Connecting the Negative (Ground) on two PSUs - wire size & fuses ?

davrus

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What size wire should be used to cross connect the -ve between two (or more) power supplies ?


In theory, there shouldn't be anything flowing between them as the reason it exists is to provide a return path for the Data signal, but .....


And the associated question - is there a reason to put a fuse on the connection ?


I know, you fuse all the positive side, and in general you use a fuse to protect the cable, so in the case something goes wrong, is it a good idea to protect the cross connection ?
 

AAH

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Theoretically you don't need any other ground connection other than that provided by the pixels and the power injection wiring. If you provide a power injection point at the last pixel on 1 power supply and the 1st pixel on the next 1 you really shouldn't require a 100% direct wire between the 2. As far as fusing the -ve there isn't really much point especially if all the +ve's are fused.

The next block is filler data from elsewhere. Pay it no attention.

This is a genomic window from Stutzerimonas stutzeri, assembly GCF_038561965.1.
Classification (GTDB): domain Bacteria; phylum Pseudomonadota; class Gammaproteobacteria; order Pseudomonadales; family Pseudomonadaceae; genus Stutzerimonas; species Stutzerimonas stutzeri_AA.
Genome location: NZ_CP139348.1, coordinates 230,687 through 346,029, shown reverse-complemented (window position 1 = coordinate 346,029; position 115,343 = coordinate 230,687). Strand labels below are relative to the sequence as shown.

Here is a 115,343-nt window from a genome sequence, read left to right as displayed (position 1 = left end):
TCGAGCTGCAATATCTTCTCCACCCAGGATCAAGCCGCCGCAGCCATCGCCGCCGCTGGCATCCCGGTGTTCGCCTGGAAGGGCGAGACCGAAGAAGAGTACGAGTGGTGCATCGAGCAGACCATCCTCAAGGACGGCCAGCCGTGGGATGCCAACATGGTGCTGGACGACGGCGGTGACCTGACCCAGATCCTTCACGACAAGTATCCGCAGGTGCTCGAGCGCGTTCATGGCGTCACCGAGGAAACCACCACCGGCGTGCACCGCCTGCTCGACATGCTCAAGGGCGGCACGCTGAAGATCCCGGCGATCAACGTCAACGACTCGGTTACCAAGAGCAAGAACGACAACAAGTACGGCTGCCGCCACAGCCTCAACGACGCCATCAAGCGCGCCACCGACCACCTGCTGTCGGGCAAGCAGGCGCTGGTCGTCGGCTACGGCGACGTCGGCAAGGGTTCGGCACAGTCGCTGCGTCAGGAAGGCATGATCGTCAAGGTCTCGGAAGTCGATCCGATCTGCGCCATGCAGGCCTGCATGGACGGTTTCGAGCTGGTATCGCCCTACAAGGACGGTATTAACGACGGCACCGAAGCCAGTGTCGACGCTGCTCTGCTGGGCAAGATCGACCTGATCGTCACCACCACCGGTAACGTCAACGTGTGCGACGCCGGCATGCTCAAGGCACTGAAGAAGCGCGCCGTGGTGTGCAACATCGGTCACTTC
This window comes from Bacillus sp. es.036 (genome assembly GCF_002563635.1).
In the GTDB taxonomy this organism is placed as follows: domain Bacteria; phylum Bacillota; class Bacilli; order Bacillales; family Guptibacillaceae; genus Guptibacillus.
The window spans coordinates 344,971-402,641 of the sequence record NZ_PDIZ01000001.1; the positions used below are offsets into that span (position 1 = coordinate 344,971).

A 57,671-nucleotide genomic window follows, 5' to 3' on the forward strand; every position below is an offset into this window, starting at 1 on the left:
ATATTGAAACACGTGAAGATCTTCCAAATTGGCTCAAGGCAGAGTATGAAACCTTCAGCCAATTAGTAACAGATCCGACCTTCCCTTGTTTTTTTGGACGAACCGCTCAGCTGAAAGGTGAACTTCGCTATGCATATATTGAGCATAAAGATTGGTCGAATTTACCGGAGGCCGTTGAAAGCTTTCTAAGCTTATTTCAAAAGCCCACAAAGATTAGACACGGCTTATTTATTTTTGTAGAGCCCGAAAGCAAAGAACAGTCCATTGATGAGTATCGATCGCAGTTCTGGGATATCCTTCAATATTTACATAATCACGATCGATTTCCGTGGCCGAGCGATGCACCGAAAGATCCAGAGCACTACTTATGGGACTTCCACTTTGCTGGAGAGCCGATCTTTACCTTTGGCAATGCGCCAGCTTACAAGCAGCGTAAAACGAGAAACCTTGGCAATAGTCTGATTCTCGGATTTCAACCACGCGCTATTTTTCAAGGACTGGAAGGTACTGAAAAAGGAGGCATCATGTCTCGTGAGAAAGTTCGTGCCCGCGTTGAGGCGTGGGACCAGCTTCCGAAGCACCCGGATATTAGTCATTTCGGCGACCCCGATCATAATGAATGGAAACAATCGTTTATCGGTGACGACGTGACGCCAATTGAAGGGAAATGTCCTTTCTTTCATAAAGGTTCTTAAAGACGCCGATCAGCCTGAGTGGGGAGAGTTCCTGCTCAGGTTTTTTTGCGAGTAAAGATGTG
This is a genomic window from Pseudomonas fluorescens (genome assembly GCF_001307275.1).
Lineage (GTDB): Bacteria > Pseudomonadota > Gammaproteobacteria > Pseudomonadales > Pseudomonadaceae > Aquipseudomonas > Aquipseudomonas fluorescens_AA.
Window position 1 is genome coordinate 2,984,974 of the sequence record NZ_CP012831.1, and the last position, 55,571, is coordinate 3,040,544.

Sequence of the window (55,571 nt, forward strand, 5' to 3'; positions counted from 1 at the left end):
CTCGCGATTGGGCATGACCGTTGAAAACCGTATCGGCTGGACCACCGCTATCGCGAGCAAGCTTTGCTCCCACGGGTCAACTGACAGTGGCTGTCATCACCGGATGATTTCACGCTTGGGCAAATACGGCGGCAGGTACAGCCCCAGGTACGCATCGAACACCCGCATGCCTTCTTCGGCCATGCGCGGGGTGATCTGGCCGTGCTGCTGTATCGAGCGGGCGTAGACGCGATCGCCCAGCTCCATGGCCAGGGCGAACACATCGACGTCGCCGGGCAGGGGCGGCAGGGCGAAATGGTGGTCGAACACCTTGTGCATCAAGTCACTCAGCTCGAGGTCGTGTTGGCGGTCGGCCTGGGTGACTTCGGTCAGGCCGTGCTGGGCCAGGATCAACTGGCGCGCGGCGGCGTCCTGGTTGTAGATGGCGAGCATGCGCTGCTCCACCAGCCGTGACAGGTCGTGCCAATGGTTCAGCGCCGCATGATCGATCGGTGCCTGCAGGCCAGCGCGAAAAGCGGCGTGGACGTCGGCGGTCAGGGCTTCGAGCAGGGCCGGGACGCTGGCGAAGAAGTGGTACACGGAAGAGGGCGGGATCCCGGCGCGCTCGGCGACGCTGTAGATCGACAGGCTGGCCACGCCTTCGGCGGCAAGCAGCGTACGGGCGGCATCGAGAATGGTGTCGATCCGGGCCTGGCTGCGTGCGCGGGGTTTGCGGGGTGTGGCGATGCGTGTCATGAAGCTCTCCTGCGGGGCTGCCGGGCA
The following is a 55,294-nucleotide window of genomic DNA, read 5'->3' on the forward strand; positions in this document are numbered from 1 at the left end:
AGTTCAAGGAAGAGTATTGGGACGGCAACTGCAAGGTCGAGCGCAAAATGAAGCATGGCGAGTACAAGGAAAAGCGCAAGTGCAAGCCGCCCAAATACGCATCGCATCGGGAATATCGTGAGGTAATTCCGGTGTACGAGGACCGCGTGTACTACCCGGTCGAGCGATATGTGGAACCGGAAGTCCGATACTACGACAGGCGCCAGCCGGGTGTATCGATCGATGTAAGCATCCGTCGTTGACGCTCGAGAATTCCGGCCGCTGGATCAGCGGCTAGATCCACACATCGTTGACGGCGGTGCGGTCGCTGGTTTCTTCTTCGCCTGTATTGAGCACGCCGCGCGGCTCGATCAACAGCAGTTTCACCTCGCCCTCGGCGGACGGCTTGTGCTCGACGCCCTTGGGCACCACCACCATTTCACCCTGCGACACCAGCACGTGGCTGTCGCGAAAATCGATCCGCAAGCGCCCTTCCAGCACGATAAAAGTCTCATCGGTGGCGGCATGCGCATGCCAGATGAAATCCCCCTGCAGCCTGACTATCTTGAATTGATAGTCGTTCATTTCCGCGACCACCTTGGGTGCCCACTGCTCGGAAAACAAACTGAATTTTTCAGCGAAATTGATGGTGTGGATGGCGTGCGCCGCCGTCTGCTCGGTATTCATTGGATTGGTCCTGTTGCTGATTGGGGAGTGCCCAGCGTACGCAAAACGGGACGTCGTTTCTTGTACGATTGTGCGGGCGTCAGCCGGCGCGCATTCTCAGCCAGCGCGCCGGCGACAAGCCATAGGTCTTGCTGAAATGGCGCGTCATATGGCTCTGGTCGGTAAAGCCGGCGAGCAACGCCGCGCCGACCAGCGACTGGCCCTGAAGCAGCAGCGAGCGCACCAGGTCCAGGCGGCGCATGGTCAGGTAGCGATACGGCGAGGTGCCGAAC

fasteddy

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AAH said:
Theoretically you don't need any other ground connection other than that provided by the pixels and the power injection wiring. If you provide a power injection point at the last pixel on 1 power supply and the 1st pixel on the next 1 you really shouldn't require a 100% direct wire between the 2. As far as fusing the -ve there isn't really much point especially if all the +ve's are fused.